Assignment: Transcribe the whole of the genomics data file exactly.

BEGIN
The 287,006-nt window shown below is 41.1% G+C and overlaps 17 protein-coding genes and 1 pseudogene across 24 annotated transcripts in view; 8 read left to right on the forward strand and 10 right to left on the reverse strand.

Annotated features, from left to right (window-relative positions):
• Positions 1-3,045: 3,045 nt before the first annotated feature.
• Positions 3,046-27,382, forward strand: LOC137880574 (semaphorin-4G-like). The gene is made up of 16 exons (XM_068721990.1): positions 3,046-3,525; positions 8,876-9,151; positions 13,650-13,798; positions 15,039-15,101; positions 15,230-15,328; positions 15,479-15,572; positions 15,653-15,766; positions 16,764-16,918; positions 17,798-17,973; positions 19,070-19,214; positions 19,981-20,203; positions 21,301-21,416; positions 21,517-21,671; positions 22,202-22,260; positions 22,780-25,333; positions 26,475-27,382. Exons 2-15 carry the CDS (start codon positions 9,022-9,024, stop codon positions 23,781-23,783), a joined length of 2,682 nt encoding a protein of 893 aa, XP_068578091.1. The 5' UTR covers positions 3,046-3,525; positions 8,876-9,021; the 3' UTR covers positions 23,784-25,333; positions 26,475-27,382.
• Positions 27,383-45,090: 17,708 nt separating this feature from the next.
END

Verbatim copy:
The 287,006-nt window shown below is 41.1% G+C and overlaps 17 protein-coding genes and 1 pseudogene across 24 annotated transcripts in view; 8 read left to right on the forward strand and 10 right to left on the reverse strand.

Annotated features, from left to right (window-relative positions):
• Positions 1-3,045: 3,045 nt before the first annotated feature.
• Positions 3,046-27,382, forward strand: LOC137880574 (semaphorin-4G-like). The gene is made up of 16 exons (XM_068721990.1): positions 3,046-3,525; positions 8,876-9,151; positions 13,650-13,798; positions 15,039-15,101; positions 15,230-15,328; positions 15,479-15,572; positions 15,653-15,766; positions 16,764-16,918; positions 17,798-17,973; positions 19,070-19,214; positions 19,981-20,203; positions 21,301-21,416; positions 21,517-21,671; positions 22,202-22,260; positions 22,780-25,333; positions 26,475-27,382. Exons 2-15 carry the CDS (start codon positions 9,022-9,024, stop codon positions 23,781-23,783), a joined length of 2,682 nt encoding a protein of 893 aa, XP_068578091.1. The 5' UTR covers positions 3,046-3,525; positions 8,876-9,021; the 3' UTR covers positions 23,784-25,333; positions 26,475-27,382.
• Positions 27,383-45,090: 17,708 nt separating this feature from the next.